Christians in Nigeria's Plateau state are living in fear of another attack, says a Christian member of the House of Lords.
There are reports on the ground that Islamic terrorists are planning an attack on Jos, capital of the Plateau state in central Nigeria, Baroness Caroline Cox has revealed.
The charity she founded in 2004, Humanitarian Aid Relief Trust (HART), is active in the embattled region.
She has received reports from local contacts that "terrorist groups are soon going to converge in Jos and have listed the places they plan to attack".
Her contacts told her: "There has been so much bloodshed and property burnt and more people displaced and also crops destroyed. We pray that God will stop it from happening again."
Baroness Cox told supporters that since 2015, HART has received "almost-daily reports of similar attacks by Fulani militia or other terrorist factions, including targeted attacks against predominantly-Christian communities in Plateau state and elsewhere.
"Some local observers have gone so far as to describe the rising attacks as a campaign of ethno-religious cleansing.
"Can I urge you to continue to join HART in prayer – that there would be an immediate cessation of attacks and provision of food, shelter, medicine and protection for displaced civilians?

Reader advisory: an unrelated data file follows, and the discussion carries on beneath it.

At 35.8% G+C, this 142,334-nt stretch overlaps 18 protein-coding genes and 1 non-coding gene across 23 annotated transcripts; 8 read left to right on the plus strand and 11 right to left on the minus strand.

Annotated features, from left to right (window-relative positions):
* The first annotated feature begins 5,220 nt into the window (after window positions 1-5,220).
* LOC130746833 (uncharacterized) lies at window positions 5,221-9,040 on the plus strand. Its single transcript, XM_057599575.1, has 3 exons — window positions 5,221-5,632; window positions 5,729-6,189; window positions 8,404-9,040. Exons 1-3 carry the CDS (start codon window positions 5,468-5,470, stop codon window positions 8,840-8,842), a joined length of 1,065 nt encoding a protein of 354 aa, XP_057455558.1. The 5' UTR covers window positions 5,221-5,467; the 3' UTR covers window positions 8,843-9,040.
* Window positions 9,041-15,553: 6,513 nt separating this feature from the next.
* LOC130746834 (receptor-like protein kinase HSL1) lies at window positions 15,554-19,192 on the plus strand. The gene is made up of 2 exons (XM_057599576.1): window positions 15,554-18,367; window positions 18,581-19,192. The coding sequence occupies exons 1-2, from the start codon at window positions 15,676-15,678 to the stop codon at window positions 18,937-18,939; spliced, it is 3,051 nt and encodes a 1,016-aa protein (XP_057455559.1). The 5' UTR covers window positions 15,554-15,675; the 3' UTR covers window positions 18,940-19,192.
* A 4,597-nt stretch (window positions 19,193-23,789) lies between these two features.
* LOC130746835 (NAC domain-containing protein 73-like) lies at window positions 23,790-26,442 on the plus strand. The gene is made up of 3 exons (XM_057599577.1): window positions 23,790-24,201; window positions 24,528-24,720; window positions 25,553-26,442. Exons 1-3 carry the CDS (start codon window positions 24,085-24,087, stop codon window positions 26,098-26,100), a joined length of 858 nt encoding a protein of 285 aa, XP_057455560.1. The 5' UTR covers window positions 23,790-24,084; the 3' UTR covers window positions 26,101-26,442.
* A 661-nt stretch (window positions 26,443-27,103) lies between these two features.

"Please also join us in raising awareness of these atrocities – that perpetrators of atrocities would be held to account," she wrote.
Jos city suffered a serious terrorist attack in 2015. The Islamist group Boko Haram killed 44 people in two bomb attacks.
In 2012, a Boko Haram suicide car bomber killed three people at a church in Jos.
In 2006, jihadists attacked the home of the Anglican Archbishop of Jos, Ben Kwashi, severely injuring his wife, Gloria. His home was again attacked in 2018. He was unharmed but his neighbour was tragically killed.
Early this month Christian Today reported an urgent plea from Rev Dr Stephen Baba Panya, president of one of the largest Christian denominations in Nigeria, the Evangelical Church Winning All (ECWA), about militant Fulani attacks on Christians in the Plateau and Kaduna states.
He said a wave of attacks on the predominantly Christian Irigwe ethnic group between 23 July and 2 August had been "the worst nightmare".
Dr Panya reported that federal and state security forces were doing little to prevent the attacks.
"Many of the villages, where these killings and burnings are taking place, are basically located behind the 3rd Armoured Division Barrack of the Nigerian Army, yet, these militias are allowed to continue their heinous murders and carnage without any intervention by the Nigerian Army and other security agencies," he said.
This has had the effect of "eroding the confidence of the populace in the military and security agencies, as unbiased protectors of all, devoid of tribe, ethnicity or religion," he added.